Premier Ford, here’s how to end Toronto’s housing crisis—legalize it
Many things have changed during the pandemic, but Toronto, unfortunately, remains in a housing crisis. Anyone who’s tried to buy or lease a home in the last few years knows that prices are high and inventories are low.
Buying a home is especially daunting for households at the low end of the income spectrum. While high housing costs put a dent in the finances of all buyers and renters, some people simply can’t afford a home in Toronto at all. In response to one of the most urgent challenges facing Ontario, the provincial government’s Housing Affordability Task Force just gave Premier Doug Ford a solution—end restrictive single-family zoning policies and allow for a greater variety of affordable housing options to be built.
While people from all over Canada—and the world—want to live in Toronto, we simply haven’t built enough housing in the city. A recent Scotiabank report found that Toronto had 360 housing units per 1,000 residents in 2020, well below the national average (424), which is in turn well below the G7 average (471). In addition, despite the ongoing condo-construction boom, the number of units per person in Toronto is down slightly from 2016 in the wake of rapid population growth.
Another report, published by the Smart Prosperity Institute in Oct. 2021, estimated that Ontario must build one million new homes in the next decade to accommodate population growth and household formation. That would require increasing the rate of construction by around a third more than the average of the past decade.
This brings us to the Housing Affordability Task Force’s new report, released Tuesday. There are 55 separate recommendations, but one key proposal can be summarized as follows: Give property owners more freedom to construct different types of buildings beyond the single-family home, and increase the number of units allowed on their land.
Specifically, allow up to four units and four storeys on any residential lot. These types of units, ranging from duplexes to very small apartments (often referred to as “missing middle” housing), can be built relatively cheaply compared to condominiums, for example, since they don’t require costly shared amenities and elevators. Focusing on this missing middle would provide Toronto with a greater source of new and relatively affordable units.
It’s important to remember that if you look past Toronto’s skyline, the city isn’t that dense. A 2018 Fraser Institute study found that Toronto is only slightly denser than Washington, D.C. where apartment buildings are legally capped at between 130 and 160 feet. Washington simply manages to wedge in more townhouses and other smaller multi-family buildings. Or consider Paris, whose density is four times greater than Toronto but spread throughout the city. Toronto, by contrast, has oceans of single-detached houses surrounding a few dense pockets.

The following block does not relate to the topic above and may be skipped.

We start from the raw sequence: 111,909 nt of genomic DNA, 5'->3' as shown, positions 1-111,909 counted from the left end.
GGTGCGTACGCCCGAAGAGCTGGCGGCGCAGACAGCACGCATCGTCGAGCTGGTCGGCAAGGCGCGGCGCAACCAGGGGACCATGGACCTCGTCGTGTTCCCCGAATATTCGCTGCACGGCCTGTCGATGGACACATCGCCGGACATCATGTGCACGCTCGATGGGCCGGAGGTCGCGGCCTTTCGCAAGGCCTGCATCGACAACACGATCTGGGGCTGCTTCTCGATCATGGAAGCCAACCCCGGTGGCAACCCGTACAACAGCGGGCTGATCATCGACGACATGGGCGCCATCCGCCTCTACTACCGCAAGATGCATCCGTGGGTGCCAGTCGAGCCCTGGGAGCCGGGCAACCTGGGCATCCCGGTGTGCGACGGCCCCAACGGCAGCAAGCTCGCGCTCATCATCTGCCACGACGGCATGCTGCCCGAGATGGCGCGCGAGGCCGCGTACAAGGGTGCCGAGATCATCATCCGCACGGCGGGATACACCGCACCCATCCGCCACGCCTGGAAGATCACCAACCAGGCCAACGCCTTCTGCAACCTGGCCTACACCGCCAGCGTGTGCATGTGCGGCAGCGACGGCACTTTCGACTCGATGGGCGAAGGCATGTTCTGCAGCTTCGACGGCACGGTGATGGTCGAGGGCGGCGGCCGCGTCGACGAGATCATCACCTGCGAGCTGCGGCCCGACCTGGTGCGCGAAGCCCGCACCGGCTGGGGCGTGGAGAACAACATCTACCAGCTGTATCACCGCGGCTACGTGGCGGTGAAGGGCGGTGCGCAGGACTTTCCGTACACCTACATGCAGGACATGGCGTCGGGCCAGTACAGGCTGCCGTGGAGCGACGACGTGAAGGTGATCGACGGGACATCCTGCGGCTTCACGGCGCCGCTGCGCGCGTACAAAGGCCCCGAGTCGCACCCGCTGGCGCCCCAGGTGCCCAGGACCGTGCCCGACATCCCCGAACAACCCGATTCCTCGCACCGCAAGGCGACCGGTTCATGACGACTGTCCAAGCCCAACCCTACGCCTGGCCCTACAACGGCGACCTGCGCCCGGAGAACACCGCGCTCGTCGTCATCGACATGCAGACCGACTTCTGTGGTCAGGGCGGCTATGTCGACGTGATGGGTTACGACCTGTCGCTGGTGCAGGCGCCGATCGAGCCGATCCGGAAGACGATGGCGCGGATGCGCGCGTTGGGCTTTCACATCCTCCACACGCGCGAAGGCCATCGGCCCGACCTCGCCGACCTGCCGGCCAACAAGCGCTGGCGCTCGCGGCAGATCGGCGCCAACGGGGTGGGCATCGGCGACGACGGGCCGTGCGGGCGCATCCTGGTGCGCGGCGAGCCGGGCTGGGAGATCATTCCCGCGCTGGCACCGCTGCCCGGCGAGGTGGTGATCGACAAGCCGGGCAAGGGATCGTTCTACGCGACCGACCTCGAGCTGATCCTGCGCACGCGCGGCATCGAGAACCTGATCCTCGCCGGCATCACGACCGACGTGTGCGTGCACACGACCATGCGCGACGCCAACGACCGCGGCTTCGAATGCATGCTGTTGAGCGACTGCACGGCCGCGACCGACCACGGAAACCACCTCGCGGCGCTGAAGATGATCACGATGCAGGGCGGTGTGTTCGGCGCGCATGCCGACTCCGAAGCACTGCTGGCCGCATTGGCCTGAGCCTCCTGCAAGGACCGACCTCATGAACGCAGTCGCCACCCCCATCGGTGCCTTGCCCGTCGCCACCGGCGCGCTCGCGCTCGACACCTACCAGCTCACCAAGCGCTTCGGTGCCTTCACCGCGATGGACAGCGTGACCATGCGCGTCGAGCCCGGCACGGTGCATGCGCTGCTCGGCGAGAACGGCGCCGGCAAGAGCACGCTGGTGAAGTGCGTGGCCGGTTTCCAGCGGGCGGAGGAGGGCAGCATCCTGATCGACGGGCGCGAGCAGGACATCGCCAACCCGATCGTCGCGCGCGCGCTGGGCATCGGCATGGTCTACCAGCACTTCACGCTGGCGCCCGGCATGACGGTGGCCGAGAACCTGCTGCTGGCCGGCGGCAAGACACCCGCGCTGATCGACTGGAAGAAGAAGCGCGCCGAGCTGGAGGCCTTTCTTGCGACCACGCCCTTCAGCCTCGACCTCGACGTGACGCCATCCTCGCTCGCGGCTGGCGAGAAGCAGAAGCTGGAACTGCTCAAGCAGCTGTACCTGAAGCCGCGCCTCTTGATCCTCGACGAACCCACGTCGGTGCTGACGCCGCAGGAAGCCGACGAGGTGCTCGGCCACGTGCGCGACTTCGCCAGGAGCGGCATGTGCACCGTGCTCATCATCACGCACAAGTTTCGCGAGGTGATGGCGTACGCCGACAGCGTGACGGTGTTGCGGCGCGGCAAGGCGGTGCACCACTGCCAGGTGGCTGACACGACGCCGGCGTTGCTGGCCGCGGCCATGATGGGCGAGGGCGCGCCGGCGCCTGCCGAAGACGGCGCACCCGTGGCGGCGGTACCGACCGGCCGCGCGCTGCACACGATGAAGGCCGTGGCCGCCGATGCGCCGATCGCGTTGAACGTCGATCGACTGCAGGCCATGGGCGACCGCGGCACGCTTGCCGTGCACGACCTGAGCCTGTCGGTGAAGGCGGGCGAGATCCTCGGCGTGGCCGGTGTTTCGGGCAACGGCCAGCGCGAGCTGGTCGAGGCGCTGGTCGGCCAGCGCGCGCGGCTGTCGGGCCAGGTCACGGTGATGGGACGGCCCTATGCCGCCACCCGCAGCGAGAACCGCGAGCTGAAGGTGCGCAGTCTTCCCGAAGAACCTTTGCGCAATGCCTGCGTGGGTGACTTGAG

But even within the city, there’s a wide range of densities. For instance, the Beaches-East York area is roughly one-third the size of Etobicoke North, but houses close to the same number of residents. One big difference? Nearly 60 per cent of the housing units in the Beaches were built before the 1960s, compared to 23 per cent in Etobicoke North (Toronto’s first zoning bylaw didn’t appear until 1952).
Another difference? Forty-one per cent of dwellings in Etobicoke North are comprised of buildings greater than four stories, compared to only 25 per cent in Beaches-East York. While Etobicoke North is mostly divided between single-detached houses and large apartments, the Beaches area has a more traditional mixture of housing types (nearly half the dwellings are “missing middle” units).
While eliminating single-family zoning may seem like a departure from tradition, exclusionary zoning policies are the real aberration. And it’s possible to make meaningful progress in addressing Toronto’s housing crisis if the Premier heeds his task force’s recommendation to end such policies. The market will provide the housing Toronto needs—if we let it.
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